From the extraordinary influence the Semitic races have had in the religious development of mankind, we are apt to consider them as politically more important than they really ever were. At no period of their history do they seem to have numbered more than twenty or thirty millions of souls. The principal locality in which they developed themselves was the small track of country between the Tigris, the Mediterranean and the Red Sea; but they also existed as a separate race in Abyssinia, and extended their colonies along the northern coast of Africa. Their intellectual development has been in all ages so superior to that of the Turanian races, that they have subdued them mentally wherever they came in contact with them; and notwithstanding their limited geographical extension, they have influenced the intellect of the Aryan tribes to a greater extent than almost any of their own congeners.
If anything were required to justify the ethnographer in treating the various families of mankind as distinct and separate varieties, it would be the study of the history of the Semitic race. What they were in the time of Abraham, that they are at the present day. A large section of them sojourned in Egypt, among people of a different race, and they came out as unmixed as oil would do that is floated on water. For the last two thousand years they have dwelt dispersed among the Gentiles, without a nationality, almost without a common language, yet they remain the same in feature, the same in intellectual development and feeling, they exhibit the same undying repugnance to all except those of their own blood, which characterized the Arab and the Jew when we first recognize their names in history. So unchangeable are they in this respect, that it seems in vain to try to calculate how long this people must have lived by themselves, separated from other races, that they should have thus acquired that distinctive fixity of character nothing can alter or obliterate, and which is perhaps even more wonderful intellectually than are the woolly hair and physical characteristics of the negro, though not so obvious to the superficial observer.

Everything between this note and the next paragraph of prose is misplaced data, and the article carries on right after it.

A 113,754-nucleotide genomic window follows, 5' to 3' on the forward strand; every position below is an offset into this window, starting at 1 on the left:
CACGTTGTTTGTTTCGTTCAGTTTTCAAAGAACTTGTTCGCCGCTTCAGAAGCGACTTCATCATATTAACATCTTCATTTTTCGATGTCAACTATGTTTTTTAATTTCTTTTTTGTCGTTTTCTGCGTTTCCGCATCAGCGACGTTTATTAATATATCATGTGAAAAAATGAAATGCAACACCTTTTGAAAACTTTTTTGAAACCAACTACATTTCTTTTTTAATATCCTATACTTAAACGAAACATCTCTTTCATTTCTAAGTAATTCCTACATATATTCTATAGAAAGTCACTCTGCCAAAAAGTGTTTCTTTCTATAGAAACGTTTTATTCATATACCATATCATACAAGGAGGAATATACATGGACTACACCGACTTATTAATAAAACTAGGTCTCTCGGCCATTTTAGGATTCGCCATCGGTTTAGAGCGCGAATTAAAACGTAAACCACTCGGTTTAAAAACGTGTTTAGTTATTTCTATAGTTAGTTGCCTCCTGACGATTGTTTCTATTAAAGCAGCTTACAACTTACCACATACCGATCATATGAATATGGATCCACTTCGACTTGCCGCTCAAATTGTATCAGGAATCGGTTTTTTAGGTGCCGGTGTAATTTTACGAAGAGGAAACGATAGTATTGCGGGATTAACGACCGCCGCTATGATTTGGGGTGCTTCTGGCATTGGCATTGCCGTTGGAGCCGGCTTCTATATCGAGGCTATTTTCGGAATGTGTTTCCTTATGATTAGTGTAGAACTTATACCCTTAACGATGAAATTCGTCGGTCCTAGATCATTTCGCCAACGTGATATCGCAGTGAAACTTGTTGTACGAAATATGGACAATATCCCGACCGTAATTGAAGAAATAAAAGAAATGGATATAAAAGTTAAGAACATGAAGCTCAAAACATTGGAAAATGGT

From the circumstance of our possessing a complete series of the religious literature of the Semitic race, extending over the two thousand years which elapsed between Moses and Mahomet, we are enabled to speak on this point with more precision than we can regarding the doctrines of almost any other people.
The great and distinguishing tenet of this race when pure is and always seems to have been the unity of God, and his not being born of man. Unlike the gods of the Turanians, their Deity never was man,